the 16th of August, 2015, this was the hardest day in my life. At quarter to two afternoon, I heard the warplane sound and three missiles shook #Douma. My heart poked me because my father and two brothers were in their shop. My brother came back with his tears covering his face and said to me “our father died”.
We tried to find my second brother for more than a week in all the makeshift clinics until the Civic Defense team came holding a piece of cloth full of flesh and blood. My brother’s wife saw the cloth and we were sure that my brother became shreds.
Until today, I recall my fathers’ hands, forehead and laughter; they never leave my thought. My father used to bring the family together. He never liked eating alone.
We used to sit on one table surrounded by my siblings and their children and I used to argue on the noise they made and he used to laugh on that.
My late brother’s wife loved him very much. They lived a love story together and when they got married and became successful partners, the death took my brother. I love to see my brother’s children and see their photos as they are growing up. However, it is a pity that they are growing up without a caring father, even the word “father”, they will never feel it. I exhorted my brother’s wife to tell her children who their father was and how his ethics, reputation and visage was. I also exhorted her to put his photo before them so they can always remember because I am away and cannot tell them about him that much.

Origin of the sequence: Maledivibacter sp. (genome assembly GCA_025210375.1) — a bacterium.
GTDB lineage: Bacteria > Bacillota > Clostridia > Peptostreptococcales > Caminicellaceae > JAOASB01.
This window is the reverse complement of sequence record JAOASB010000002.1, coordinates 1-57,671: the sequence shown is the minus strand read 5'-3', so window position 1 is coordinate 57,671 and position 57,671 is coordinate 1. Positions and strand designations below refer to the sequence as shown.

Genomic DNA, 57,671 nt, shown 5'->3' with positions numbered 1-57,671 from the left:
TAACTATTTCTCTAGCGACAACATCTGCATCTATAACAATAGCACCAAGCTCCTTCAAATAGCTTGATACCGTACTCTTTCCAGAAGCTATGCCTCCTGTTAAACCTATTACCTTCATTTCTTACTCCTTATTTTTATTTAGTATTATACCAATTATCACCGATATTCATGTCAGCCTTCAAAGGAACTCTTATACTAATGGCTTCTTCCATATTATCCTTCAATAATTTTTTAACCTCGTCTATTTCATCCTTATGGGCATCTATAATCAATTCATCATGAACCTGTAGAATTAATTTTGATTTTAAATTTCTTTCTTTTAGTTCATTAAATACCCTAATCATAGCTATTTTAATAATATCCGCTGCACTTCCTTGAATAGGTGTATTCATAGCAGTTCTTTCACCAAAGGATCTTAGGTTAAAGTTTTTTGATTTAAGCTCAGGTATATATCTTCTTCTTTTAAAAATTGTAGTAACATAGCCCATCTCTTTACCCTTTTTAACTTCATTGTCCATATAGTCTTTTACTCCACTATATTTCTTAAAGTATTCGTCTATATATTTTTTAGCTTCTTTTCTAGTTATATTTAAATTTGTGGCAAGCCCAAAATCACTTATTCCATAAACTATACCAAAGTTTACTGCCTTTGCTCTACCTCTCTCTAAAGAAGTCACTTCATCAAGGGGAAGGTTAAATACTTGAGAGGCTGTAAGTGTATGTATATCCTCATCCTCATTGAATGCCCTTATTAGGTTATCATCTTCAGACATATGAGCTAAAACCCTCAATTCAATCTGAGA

Unfortunately, they are very far from me now but, for sure, I will never save any effort when they need me one day.
My brother was younger than me. Every time he said something, I used to say the opposite and contradict him just to tease him.
I want to say to my brother “Ilias and Mahmoud will continue the way you started. They miss you so much and us too. You made us suffer because we did not find you.”
I look at his photo and talk to him and say “where is your head and where did your hands stay after you became shreds?” I wish there were a piece of him.
I want to tell my brother “until today, your mother opens the door at night thinking that you are coming now”. She does not believe that you’re gone because she did not see your dead body.
I want to tell him “I really suffered because I looked for you in all medical points and in all of al #Ghouta not only in Douma”. Many things I want to say but I cannot talk.
From a 35 year old lady (the father was 67- the brother was 29)